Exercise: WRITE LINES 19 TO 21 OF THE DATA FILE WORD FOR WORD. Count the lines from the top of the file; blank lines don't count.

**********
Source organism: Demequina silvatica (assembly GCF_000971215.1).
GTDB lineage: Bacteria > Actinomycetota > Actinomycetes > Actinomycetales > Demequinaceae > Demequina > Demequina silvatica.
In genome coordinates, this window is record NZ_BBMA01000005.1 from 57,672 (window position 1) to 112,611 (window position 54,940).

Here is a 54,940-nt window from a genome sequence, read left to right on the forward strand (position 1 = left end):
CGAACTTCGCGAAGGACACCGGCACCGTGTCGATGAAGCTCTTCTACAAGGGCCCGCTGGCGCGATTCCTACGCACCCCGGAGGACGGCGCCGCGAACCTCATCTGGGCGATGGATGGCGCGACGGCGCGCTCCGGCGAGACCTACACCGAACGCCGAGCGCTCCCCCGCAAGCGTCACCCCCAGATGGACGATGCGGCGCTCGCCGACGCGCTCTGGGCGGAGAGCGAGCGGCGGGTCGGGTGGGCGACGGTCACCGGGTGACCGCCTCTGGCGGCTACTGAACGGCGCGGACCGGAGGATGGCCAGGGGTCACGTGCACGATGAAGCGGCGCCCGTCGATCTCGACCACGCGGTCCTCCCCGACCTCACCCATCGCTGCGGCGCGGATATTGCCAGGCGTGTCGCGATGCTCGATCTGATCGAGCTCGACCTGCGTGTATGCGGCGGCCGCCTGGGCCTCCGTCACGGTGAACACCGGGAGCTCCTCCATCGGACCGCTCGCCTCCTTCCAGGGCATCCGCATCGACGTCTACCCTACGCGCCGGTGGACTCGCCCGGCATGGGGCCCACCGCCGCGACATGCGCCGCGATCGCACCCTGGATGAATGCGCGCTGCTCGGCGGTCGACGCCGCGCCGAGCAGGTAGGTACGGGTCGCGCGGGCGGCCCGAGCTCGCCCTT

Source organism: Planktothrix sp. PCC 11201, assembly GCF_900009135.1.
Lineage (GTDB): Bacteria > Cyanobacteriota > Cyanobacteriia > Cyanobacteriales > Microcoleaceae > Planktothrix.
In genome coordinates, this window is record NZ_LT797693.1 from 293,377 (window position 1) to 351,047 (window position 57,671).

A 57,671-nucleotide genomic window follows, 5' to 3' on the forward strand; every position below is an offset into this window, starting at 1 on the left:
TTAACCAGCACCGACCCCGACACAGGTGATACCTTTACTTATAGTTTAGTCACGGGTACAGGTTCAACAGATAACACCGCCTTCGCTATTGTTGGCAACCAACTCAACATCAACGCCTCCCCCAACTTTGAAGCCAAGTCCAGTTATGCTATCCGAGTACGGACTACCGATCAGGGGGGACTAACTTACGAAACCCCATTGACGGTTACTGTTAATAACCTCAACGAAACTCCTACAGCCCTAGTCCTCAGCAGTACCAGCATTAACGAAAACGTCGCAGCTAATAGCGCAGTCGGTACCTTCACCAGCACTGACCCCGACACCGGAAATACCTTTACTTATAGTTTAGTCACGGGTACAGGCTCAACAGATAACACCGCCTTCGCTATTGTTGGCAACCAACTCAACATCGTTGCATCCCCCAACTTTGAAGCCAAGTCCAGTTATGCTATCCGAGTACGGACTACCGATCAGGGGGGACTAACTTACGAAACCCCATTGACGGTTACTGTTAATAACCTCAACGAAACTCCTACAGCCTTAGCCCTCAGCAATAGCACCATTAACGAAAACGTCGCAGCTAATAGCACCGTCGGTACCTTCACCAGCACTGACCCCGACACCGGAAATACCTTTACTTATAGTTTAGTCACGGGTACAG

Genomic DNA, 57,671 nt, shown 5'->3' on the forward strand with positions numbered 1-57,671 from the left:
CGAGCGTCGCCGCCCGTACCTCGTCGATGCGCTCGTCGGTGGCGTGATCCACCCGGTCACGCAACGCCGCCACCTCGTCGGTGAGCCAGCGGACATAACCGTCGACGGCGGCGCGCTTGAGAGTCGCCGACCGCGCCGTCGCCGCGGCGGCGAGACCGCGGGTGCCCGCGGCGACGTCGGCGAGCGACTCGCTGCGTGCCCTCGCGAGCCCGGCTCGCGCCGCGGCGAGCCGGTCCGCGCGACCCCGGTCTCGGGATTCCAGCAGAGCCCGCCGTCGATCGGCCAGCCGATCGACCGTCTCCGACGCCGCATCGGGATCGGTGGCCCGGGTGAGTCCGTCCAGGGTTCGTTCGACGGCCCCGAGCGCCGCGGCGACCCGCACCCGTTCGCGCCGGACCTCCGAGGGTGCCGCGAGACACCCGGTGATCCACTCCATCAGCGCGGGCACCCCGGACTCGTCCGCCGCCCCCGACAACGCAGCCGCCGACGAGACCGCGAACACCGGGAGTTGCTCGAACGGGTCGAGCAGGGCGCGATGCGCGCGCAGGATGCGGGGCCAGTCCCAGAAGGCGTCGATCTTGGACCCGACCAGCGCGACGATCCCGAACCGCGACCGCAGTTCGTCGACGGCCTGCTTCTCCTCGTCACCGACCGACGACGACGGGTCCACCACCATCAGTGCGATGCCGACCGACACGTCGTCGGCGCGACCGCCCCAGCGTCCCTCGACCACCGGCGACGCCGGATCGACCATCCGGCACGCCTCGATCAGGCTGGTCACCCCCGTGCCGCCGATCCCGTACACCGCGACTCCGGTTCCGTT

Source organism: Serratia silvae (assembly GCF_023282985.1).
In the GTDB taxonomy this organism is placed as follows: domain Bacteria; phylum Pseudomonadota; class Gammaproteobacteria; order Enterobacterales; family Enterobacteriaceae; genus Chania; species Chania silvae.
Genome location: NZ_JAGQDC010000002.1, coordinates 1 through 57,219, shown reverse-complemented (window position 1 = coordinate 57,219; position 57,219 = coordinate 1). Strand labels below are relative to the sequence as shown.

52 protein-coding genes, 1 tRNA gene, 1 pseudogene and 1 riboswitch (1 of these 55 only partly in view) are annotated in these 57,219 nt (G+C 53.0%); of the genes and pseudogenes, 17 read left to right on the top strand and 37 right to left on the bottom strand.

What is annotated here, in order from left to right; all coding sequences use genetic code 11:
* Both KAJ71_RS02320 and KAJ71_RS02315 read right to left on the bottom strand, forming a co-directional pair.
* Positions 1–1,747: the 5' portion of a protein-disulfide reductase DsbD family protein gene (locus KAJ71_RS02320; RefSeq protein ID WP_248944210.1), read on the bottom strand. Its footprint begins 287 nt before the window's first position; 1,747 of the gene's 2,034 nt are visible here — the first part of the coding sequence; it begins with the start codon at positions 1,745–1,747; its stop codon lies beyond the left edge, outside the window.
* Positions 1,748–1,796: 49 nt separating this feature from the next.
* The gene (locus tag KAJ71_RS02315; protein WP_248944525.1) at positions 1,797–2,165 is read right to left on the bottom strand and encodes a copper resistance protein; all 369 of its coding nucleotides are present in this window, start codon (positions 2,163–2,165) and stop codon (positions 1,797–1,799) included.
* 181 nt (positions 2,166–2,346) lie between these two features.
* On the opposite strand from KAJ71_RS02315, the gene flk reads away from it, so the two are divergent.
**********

* Positions 1–1,747: the 5' portion of a protein-disulfide reductase DsbD family protein gene (locus KAJ71_RS02320; RefSeq protein ID WP_248944210.1), read on the bottom strand. Its footprint begins 287 nt before the window's first position; 1,747 of the gene's 2,034 nt are visible here — the first part of the coding sequence; it begins with the start codon at positions 1,745–1,747; its stop codon lies beyond the left edge, outside the window.
* Positions 1,748–1,796: 49 nt separating this feature from the next.
* The gene (locus tag KAJ71_RS02315; protein WP_248944525.1) at positions 1,797–2,165 is read right to left on the bottom strand and encodes a copper resistance protein; all 369 of its coding nucleotides are present in this window, start codon (positions 2,163–2,165) and stop codon (positions 1,797–1,799) included.